Theatre Royal, Glasgow

Mary Brennan

four stars

A desire to challenge preconceptions about dance, and what we expect from it, underpins this bold new double bill from Scottish Ballet. Choreographers and dancers alike have opted to sidestep familiar styles and explore other directions in movement and creativity. There are surprises on-stage.

Dickson Mbi initially made his name as a top-notch body-popping dancer. Twice-Born, commissioned and premiered by Scottish Ballet, reveals other sides to his abilities, not least as a music-maker - he composed the score, crafting an atmospheric collage of chants, potent drumming and melodic interludes that echo the mystical-mythic feel of the choreography.

The opening moments are broodingly cataclysmic: rumbling thunder and tumbling rocks attend the arrival of a matriarchal figure who will guide the community across eons, even sacrificing herself to redeem them when troubled times erupt.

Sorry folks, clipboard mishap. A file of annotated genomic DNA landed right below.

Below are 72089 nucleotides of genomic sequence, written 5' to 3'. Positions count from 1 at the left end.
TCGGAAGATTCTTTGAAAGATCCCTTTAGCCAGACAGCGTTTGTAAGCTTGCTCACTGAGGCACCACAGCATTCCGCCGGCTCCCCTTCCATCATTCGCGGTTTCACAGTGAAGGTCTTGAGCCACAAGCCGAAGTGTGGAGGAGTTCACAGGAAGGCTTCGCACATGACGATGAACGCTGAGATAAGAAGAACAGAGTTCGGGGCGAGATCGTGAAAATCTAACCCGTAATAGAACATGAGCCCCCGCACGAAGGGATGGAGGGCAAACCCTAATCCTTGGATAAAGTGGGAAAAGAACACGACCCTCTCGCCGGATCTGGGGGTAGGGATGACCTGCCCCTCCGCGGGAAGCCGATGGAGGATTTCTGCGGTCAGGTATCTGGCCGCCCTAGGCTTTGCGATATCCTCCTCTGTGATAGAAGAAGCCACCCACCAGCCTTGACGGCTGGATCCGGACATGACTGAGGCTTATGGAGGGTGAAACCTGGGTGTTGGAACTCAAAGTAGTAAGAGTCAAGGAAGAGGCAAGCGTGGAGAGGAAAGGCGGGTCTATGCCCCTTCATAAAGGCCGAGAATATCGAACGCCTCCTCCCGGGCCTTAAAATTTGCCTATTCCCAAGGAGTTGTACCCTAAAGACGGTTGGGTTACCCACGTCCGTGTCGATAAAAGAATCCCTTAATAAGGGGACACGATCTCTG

Rhythmic unity is a hallmark of the piece, with visually striking moments seeing dancers cluster together as one - bodies rising and falling on the same breath, bonded as if by primal instincts into patterns of ritualistic behaviour.

Mbi lets his imagination take flight - quite literally, with the soaring ‘resurrection’ of the Mother (Marge Hendrick, a truly compelling presence) that restores balance and order within the tribe.

Twice-Born showcases foot-stomping synchronicity, with almost-military precision in formations - Scottish Ballet’s dancers are on the same physically intense wavelength throughout, not least when it comes to toting around the ‘rocks’ spawned by that volcanic opening.

And the company is equally, and impressively, in tune with the wonderful quirks and playful gambits in this UK premiere of Cayetano Soto’s Schachmatt (Checkmate).

Soto readily acknowledges his regard for Bob Fosse’s work and yes, the hip swivels and wrist flicks nod in that direction but Soto’s blend of chess-board logistics and frisky-risqué humour is his own invention.

If Mbi’s piece is, perhaps, harder to fathom, Schachmatt is easy to adore - together they celebrate the company’s willingness to break new ground.